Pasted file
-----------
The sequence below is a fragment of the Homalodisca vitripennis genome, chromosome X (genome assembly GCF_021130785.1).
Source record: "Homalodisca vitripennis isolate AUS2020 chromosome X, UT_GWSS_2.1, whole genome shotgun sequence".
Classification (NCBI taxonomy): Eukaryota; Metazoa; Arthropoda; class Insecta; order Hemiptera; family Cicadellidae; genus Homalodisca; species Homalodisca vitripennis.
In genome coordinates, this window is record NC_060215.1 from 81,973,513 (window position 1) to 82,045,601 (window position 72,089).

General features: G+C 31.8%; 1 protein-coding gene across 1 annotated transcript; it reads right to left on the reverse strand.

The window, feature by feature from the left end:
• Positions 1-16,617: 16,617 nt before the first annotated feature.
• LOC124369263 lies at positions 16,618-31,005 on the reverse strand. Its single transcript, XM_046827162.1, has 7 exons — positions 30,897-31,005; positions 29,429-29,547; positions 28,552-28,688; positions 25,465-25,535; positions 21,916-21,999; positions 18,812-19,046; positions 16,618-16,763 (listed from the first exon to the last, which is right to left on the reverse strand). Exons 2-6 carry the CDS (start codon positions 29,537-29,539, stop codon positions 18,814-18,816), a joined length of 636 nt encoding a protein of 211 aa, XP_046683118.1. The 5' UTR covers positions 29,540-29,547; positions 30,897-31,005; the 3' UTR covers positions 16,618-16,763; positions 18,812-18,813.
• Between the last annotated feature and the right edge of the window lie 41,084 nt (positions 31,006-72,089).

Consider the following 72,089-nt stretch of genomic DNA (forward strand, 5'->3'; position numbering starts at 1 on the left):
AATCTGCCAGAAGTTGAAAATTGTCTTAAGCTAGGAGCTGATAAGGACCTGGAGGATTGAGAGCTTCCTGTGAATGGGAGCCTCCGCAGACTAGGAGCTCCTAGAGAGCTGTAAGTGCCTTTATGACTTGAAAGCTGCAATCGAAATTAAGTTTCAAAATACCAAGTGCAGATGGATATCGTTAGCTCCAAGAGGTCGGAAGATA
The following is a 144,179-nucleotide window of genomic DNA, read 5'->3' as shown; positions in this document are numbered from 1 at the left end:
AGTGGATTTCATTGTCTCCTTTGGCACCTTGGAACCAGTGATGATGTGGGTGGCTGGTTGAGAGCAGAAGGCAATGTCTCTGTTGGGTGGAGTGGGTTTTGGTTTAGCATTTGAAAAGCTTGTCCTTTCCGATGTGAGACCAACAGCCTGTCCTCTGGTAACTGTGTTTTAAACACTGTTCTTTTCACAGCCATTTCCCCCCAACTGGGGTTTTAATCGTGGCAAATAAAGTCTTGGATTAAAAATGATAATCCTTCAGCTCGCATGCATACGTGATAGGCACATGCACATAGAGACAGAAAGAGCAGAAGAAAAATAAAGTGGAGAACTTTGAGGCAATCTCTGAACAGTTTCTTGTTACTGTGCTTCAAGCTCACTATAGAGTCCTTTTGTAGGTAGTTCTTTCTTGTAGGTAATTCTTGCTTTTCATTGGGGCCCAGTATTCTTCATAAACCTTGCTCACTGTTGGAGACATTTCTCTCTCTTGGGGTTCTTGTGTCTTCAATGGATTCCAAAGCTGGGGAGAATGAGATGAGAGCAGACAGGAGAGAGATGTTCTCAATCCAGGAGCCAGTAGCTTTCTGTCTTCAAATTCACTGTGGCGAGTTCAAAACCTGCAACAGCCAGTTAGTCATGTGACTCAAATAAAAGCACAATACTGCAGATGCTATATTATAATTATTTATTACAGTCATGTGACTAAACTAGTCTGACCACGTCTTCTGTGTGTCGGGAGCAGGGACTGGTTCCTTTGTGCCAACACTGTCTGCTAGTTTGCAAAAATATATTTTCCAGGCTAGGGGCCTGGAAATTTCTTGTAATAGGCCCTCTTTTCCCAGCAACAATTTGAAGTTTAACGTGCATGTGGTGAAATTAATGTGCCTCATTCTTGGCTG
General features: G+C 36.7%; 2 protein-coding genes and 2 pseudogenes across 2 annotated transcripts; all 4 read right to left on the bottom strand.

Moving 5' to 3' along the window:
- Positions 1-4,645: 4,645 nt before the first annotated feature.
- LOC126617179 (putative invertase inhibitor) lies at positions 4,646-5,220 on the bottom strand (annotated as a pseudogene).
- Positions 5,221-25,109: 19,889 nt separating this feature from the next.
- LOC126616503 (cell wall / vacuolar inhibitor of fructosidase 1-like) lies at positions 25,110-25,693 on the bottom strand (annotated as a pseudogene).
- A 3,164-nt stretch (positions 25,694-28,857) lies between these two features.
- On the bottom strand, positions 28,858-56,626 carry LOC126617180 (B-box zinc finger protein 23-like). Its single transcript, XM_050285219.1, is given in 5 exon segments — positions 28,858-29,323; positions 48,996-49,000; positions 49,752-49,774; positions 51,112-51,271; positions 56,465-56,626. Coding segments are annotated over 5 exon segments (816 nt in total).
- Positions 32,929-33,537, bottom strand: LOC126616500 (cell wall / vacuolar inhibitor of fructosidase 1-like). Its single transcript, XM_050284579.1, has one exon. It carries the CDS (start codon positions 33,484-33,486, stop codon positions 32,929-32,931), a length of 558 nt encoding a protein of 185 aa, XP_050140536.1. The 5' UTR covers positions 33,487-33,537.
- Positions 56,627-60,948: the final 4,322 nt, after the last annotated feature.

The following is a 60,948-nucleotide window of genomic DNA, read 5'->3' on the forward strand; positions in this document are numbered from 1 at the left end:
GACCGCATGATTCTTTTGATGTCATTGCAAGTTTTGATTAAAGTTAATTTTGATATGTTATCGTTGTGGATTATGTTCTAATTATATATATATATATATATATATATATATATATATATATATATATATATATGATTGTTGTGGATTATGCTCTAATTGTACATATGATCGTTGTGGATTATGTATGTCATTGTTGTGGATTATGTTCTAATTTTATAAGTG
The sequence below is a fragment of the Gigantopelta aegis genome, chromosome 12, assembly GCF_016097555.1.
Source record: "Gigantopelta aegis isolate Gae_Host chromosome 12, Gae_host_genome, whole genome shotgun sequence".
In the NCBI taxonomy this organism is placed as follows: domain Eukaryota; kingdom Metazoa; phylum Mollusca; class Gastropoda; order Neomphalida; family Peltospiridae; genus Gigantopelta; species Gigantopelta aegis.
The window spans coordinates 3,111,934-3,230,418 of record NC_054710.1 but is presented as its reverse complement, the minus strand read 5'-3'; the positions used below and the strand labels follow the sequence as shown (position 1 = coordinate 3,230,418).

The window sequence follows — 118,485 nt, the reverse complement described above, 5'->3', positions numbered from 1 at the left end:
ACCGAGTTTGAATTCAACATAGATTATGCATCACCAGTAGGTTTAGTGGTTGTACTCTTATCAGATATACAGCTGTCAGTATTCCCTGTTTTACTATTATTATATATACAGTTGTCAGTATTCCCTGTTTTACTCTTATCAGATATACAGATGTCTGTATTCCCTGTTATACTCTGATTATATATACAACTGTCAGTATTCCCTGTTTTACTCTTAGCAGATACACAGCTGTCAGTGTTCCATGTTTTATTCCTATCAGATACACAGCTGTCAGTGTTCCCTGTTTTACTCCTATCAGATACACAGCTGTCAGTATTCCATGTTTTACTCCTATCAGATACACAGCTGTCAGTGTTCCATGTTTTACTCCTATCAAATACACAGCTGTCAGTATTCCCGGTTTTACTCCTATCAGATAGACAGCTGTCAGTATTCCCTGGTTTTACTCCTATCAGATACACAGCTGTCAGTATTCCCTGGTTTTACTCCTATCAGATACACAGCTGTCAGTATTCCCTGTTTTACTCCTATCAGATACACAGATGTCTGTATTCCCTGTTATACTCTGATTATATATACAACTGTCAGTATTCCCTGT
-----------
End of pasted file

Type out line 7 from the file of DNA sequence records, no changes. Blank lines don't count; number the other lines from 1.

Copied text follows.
• Positions 1-16,617: 16,617 nt before the first annotated feature.